On Bishops and Beach Volleyball

Saturday involved two events that don’t happen too much back home.
First thing in the morning I took part in the consecration of a Methodist Bishop, in the concluding act of the North Central Jurisdictional Conference 2008, which was unusual for me given that we don’t have Methodist Bishops back home.
Then I spent the afternoon in Muskegon on the shores of Lake Michigan watching the finals of a beach volleyball tournament… and before anyone thinks that I was just leering at scantily clad fit young women, let me assure you that I watched the men’s and the women’s competition. But much though I would love to wax lyrical about the deeper significance of beach volleyball, I’m actually going to reflect on how I spent the earlier part of the day.
My role in the service was simply to carry the Christ-candle in the opening procession… an act which would probably get me kicked out of many evangelical circles back home, which aren’t into candles and processionals and the like. I’m not much for them myself, but it was an honour to be asked, and an honour which I accepted on behalf of my host congregation and the Methodist Church in Ireland.
As I said this was the closing service of the Quadrennial Jurisdictional Conference. Now before any of my colleagues have a double heart attack, not only at me carrying a Christ-candle in a liturgical procession, but (even bigger shock) going to a church conference voluntarily, when it takes wild horses to drag me to our own annual conference, let me assure you that I took one look at the agenda and decided it wasn’t for me. From what I could see, the whole 4 days of the event were largely devoted to the election and appointment of Bishops to their respective charges. This year only one Bishop had retired, so only one was up for election, and the local District Superintendent, Laurie Haller was one of the 12 standing, so local church people were following the process assiduously, through ballot after ballot. Like the wider Presidential election, speaking as an ignorant outsider, the whole process seemed to be a lot more complicated and drawn out than it needs to be… Why have umpteen ballots over a three day period when one single transferable vote would sort it out in 30 minutes? Surely that would save a lot of conference expenses?
Also, like the wider Presidential election there seems to have been a lot of politicking going on in the background, of which I am blessedly ignorant. And again, like the Presidential election, on this occasion a white female was trumped by a black male. The “winner” was not the home town girl, Laurie, but Rev. Dr. Julius Calvin (you can’t have a Methodist bishop called “Calvin”!!!!) Trimble.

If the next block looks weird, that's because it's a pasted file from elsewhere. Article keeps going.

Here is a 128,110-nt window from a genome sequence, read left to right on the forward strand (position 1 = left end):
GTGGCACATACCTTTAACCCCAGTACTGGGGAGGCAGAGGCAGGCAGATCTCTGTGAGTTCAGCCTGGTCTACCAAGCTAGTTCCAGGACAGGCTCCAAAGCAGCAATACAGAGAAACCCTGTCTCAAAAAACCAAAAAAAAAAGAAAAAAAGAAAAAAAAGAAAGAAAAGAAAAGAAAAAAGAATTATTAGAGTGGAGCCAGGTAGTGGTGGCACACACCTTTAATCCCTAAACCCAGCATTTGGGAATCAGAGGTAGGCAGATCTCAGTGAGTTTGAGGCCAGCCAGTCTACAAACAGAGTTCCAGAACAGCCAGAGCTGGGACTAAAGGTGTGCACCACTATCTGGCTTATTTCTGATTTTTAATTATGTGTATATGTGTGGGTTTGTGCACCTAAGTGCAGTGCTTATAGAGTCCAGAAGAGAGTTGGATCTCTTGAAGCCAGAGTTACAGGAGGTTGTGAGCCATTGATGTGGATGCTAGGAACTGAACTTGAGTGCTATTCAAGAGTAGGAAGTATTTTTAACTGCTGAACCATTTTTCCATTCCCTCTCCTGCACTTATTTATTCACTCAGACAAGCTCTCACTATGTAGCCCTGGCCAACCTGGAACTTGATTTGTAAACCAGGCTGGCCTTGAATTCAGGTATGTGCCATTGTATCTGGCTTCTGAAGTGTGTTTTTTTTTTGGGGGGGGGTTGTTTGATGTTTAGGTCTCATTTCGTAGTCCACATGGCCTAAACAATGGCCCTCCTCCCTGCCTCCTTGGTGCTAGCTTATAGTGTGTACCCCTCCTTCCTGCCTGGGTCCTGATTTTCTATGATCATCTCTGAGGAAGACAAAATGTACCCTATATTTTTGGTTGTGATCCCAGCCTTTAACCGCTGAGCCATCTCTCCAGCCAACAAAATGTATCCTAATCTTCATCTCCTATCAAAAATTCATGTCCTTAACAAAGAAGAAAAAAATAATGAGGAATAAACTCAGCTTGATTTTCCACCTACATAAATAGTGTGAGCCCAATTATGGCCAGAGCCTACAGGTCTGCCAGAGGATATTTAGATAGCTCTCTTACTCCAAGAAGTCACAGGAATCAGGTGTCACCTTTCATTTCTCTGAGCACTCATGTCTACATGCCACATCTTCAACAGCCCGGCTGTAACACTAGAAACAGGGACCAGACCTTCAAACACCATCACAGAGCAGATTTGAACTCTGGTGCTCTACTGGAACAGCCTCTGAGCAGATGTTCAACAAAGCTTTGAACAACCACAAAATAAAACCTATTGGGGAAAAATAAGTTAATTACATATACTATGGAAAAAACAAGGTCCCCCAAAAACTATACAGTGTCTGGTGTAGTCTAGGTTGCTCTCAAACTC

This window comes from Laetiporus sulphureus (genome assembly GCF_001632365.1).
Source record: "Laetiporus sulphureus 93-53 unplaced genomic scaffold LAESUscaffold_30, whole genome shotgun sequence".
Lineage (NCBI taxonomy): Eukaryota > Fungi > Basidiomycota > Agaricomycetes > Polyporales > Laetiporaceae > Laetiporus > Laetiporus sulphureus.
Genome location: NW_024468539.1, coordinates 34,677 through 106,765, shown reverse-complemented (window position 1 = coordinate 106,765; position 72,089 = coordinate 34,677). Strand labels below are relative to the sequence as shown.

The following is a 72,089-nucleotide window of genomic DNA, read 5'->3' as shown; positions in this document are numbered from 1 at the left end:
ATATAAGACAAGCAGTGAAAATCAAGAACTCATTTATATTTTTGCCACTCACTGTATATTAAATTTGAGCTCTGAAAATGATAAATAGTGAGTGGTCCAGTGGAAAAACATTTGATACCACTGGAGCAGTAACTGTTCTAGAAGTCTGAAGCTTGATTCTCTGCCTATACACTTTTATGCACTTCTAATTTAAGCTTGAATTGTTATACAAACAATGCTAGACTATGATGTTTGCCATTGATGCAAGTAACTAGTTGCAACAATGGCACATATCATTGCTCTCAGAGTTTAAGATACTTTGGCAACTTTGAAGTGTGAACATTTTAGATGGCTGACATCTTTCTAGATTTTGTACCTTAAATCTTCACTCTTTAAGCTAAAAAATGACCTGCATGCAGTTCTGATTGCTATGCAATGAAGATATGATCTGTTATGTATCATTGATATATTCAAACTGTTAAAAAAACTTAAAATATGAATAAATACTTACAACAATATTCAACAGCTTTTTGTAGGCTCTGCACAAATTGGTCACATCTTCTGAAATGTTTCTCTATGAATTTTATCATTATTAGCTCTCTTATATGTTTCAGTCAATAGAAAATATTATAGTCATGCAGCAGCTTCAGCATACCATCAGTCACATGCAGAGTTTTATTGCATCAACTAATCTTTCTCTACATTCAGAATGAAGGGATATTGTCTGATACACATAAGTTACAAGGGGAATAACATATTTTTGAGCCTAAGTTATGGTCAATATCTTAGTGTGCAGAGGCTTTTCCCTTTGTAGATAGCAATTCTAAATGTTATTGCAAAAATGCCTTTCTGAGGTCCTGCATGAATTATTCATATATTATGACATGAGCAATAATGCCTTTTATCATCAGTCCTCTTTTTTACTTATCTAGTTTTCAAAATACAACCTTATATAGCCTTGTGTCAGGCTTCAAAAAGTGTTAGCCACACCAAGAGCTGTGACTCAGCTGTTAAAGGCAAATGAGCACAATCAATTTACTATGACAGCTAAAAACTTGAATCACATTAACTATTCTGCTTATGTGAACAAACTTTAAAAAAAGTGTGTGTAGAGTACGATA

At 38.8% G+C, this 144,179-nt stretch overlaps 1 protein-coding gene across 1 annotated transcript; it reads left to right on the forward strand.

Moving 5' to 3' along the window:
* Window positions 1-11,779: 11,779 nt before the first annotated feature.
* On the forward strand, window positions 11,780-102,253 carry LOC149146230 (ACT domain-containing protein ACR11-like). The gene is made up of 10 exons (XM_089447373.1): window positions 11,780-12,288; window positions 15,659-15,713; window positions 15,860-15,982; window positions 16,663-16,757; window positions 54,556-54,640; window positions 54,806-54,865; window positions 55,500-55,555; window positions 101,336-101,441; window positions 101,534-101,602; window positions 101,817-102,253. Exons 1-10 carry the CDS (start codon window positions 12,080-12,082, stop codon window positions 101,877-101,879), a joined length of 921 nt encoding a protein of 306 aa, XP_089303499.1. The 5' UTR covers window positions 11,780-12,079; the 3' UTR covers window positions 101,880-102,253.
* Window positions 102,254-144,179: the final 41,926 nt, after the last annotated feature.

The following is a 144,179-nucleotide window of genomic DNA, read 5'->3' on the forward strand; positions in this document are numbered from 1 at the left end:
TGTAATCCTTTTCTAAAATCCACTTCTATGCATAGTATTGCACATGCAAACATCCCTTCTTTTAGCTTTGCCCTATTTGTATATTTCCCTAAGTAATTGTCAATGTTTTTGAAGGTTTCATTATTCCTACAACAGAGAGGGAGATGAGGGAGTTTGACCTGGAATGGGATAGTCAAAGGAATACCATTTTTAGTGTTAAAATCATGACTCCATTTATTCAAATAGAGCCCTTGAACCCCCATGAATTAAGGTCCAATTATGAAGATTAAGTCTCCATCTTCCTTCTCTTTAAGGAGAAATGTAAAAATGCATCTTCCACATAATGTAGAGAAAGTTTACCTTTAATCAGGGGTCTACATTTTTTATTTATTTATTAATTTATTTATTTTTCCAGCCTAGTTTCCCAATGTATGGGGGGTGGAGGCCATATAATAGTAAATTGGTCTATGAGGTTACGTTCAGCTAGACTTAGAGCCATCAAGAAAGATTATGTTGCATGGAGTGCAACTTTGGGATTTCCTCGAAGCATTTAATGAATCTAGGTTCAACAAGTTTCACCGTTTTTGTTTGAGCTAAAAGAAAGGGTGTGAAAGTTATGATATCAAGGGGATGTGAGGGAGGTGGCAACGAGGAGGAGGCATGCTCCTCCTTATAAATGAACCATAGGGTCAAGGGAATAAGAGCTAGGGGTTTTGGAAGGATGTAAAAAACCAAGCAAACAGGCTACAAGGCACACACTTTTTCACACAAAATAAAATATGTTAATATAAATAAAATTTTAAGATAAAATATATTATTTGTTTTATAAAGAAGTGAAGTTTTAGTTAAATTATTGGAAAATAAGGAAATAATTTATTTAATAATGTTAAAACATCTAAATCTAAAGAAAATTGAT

And so it was at Dr. Trimble’s consecration I carried the Christ Candle. And it was a beautiful service. But I must say that my experience immediately before the service renewed my antipathy towards episcopacy in our home connexion.

Ushered into the parlor where the bishops were having breakfast by one of the pastors organizing the event, I was roundly ignored by the great and the good gathered there. Only two out of the assembled group said hello (after I had been sitting on my own at one end of the room for some time), and none made any attempt to introduce me to others. I could have made an effort to introduce myself, but I didn’t and these duly elected pastors of pastors didn’t act in a terribly pastoral fashion. Whether it be because the UMC is so big that the Bishops barely know each other and so didn’t recognize that I was not one of their number… Though the fact that I was dressed differently and sitting alone might have been a clue… Or perhaps their elevation to high office means that they are now used to having others introduced to them, rather than keeping their eyes open for “strangers.”
What and whichever, for the first time since I got here, I felt less than welcome. And on reflection, I gave thanks for the smallness of our connexion back home, the lack of a distinct and abiding hierarchy and the comparative lack of politicking.
Then I went to the beach and watched volleyball!


Anonymous said…
Hey there - Becky was telling me about your blog on this subject at dinner tonight, so I thought I would check it out for myself. Having come from the Methodist church myself on both my parents side (except for my sweet Quaker grandmother) I can really, really understand what you are saying and am glad you "spoke the truth in love" by addressing it on your blog. I know it also happens in other denominational circles - and yet Jesus was known as the "Man of No Reputation".
I think it seemed much more pronounced to me because
a) Our welcome in general here has been second to none.
b) Because I have a general antipathy to hierarchies at the best of times.
Will be adding a ps to this experience in my blog tonight.
Pam said…
I understand what you mean. I am in agreement with your point "B". There is a church here in town that one of our Executives at the YMCA were invited to as "community goodwill" - It was also an ordination of a Bishop, but you have never seen a title so long in your life. I was wondering if the word would count if you were playing Scrabble because it incredibly long and no one had any idea what someone would actually "do" with title like that.

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